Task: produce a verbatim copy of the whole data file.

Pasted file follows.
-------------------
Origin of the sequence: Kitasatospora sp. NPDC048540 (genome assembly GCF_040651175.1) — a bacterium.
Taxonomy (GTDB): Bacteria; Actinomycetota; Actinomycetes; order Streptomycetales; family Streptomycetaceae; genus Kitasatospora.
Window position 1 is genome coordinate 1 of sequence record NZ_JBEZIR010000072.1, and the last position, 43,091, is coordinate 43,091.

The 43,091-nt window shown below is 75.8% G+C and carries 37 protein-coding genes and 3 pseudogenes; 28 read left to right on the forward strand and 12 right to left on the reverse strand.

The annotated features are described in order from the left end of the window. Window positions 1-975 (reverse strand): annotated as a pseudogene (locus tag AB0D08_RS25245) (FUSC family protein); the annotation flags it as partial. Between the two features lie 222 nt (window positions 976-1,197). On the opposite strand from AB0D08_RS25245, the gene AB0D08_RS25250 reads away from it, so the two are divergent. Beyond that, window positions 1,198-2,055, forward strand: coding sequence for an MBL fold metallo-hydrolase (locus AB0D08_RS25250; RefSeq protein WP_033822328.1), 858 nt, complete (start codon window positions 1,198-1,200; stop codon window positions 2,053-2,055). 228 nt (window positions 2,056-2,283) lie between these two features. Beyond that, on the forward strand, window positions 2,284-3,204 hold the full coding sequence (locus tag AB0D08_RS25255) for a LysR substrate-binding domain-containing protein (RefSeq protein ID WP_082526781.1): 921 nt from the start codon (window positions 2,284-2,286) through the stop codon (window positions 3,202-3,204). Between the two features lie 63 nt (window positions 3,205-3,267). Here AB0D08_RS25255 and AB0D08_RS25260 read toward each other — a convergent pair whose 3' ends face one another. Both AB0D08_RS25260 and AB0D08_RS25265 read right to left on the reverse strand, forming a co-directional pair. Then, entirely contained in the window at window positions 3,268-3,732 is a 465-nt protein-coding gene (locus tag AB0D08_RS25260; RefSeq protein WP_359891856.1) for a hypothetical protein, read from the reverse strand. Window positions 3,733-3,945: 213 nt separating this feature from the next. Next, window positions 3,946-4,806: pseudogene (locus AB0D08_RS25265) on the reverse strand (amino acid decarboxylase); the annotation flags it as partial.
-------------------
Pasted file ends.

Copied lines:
Origin of the sequence: Kitasatospora sp. NPDC048540 (genome assembly GCF_040651175.1) — a bacterium.
Taxonomy (GTDB): Bacteria; Actinomycetota; Actinomycetes; order Streptomycetales; family Streptomycetaceae; genus Kitasatospora.
Window position 1 is genome coordinate 1 of sequence record NZ_JBEZIR010000072.1, and the last position, 43,091, is coordinate 43,091.

The 43,091-nt window shown below is 75.8% G+C and carries 37 protein-coding genes and 3 pseudogenes; 28 read left to right on the forward strand and 12 right to left on the reverse strand.

The annotated features are described in order from the left end of the window. Window positions 1-975 (reverse strand): annotated as a pseudogene (locus tag AB0D08_RS25245) (FUSC family protein); the annotation flags it as partial. Between the two features lie 222 nt (window positions 976-1,197). On the opposite strand from AB0D08_RS25245, the gene AB0D08_RS25250 reads away from it, so the two are divergent. Beyond that, window positions 1,198-2,055, forward strand: coding sequence for an MBL fold metallo-hydrolase (locus AB0D08_RS25250; RefSeq protein WP_033822328.1), 858 nt, complete (start codon window positions 1,198-1,200; stop codon window positions 2,053-2,055). 228 nt (window positions 2,056-2,283) lie between these two features. Beyond that, on the forward strand, window positions 2,284-3,204 hold the full coding sequence (locus tag AB0D08_RS25255) for a LysR substrate-binding domain-containing protein (RefSeq protein ID WP_082526781.1): 921 nt from the start codon (window positions 2,284-2,286) through the stop codon (window positions 3,202-3,204). Between the two features lie 63 nt (window positions 3,205-3,267). Here AB0D08_RS25255 and AB0D08_RS25260 read toward each other — a convergent pair whose 3' ends face one another. Both AB0D08_RS25260 and AB0D08_RS25265 read right to left on the reverse strand, forming a co-directional pair. Then, entirely contained in the window at window positions 3,268-3,732 is a 465-nt protein-coding gene (locus tag AB0D08_RS25260; RefSeq protein WP_359891856.1) for a hypothetical protein, read from the reverse strand. Window positions 3,733-3,945: 213 nt separating this feature from the next. Next, window positions 3,946-4,806: pseudogene (locus AB0D08_RS25265) on the reverse strand (amino acid decarboxylase); the annotation flags it as partial.